Updated on April 22 @21:41 PST with FB page correction; page put up by friends not family.

 

 

 

 

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The Sad Saga of US Consulate Jeddah’s New Consulate Compound via USASpending.gov

We previously blogged about USCG Jeddah  (see 2005 Jeddah ARB Recommended “Remote Safe Areas” for Embassies – Upgrades Coming … Or Maybe Not and New US Consulate in Jeddah – Under Construction Since 2007?)

There was a December 6, 2004 terrorist attack on USCG Jeddah where gunmen killed four locally employed staff members and injured nine others working outside the consulate building. At least six months before that, a $319,197 contract was awarded for the Jeddah facility upgrade.

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On May 12, 2006, there was another attack on USCG Jeddah.  A number of shots were fired at the consulate compound but no casualties were reported.  Sixteen months after this attack and almost three years after the deadly 2004 attack, a $122,292,510 contract was awarded to Grunley Walsh for the design/build project in Jeddah.

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Ten months later, a $390,000 contract was also awarded to Grunley Walsh for the design/build project in Jeddah. The reason for the modification was for “funding only action” whatever that means.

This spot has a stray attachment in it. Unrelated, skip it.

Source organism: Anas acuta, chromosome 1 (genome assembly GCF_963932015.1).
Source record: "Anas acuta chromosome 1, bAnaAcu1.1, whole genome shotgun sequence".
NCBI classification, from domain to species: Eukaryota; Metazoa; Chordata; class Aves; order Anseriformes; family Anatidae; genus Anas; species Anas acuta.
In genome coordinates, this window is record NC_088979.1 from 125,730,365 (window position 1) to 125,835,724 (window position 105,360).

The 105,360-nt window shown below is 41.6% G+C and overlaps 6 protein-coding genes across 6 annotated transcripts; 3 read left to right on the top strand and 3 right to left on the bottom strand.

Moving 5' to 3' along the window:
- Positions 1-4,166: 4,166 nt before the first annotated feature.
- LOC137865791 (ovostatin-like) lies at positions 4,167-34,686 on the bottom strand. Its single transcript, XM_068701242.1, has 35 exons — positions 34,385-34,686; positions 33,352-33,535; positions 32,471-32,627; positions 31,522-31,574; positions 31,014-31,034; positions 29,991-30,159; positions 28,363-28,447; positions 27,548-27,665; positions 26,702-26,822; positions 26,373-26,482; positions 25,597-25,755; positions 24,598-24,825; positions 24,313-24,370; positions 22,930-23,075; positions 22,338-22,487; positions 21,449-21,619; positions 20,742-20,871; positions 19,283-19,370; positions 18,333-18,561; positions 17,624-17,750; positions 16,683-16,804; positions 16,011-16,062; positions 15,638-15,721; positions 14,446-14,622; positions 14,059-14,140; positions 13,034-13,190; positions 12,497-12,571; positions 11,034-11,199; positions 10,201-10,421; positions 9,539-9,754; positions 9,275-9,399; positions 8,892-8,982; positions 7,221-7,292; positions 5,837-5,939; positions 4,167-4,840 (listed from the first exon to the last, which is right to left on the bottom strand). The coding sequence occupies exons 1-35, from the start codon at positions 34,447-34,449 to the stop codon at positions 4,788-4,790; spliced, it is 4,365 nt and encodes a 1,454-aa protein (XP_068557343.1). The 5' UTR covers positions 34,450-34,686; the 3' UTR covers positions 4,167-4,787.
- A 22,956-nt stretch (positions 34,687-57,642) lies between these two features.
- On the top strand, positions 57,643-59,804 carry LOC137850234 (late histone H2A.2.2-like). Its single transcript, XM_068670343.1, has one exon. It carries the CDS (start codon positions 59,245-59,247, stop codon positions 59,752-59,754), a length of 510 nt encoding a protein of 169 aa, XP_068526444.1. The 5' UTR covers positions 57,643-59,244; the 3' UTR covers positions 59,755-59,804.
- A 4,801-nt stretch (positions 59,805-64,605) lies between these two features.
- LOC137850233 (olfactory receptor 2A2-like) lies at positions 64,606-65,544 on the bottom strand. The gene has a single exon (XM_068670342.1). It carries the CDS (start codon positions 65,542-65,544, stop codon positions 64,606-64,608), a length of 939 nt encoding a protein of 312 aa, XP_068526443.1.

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On February 11, 2009, the $122,205,676 contract with the Grunley Walsh Limited Liability Company was again modified. The reason indicated for modification was “change order.” USASpending data indicates that the current contract value at the time of modification was $19,000 with $122,205,676 obligated.

Grunley-Walsh was renamed Aurora-LLC after it was sold.  At least, by April 29, 2010, Grunley-Walsh had become Aurora-LLC because according to McClatchy News, Aurora-LLC lawyers at that time were then dealing with the State Department’s Bureau of Overseas Building Operations on its subcontractor issue with First Kuwaiti.

On May 10, 2010, Aurora was terminated from the Jeddah contract according to McClatchy News citing a State Department official, “after 90 percent of the contract period had expired, with only 54 percent of the work done.”

On November 18, 2010, Aurora LLC was mentioned in a letter from the Project on Government Oversight (POGO) to the White House questioning the independence of the State Department’s Inspector General.

As an aside — the website grunley-walsh.com is currently an online parking lot. Aurora-LLC is now a “page not found” although you can still find the cache version of the website here.  Findthecompany.com has an online snapshot of Aurora-LLC here showing $240 million in revenue in 2011.

The planned USCG Jeddah (image from state.gov/obo)

The planned USCG Jeddah (image from state.gov/obo)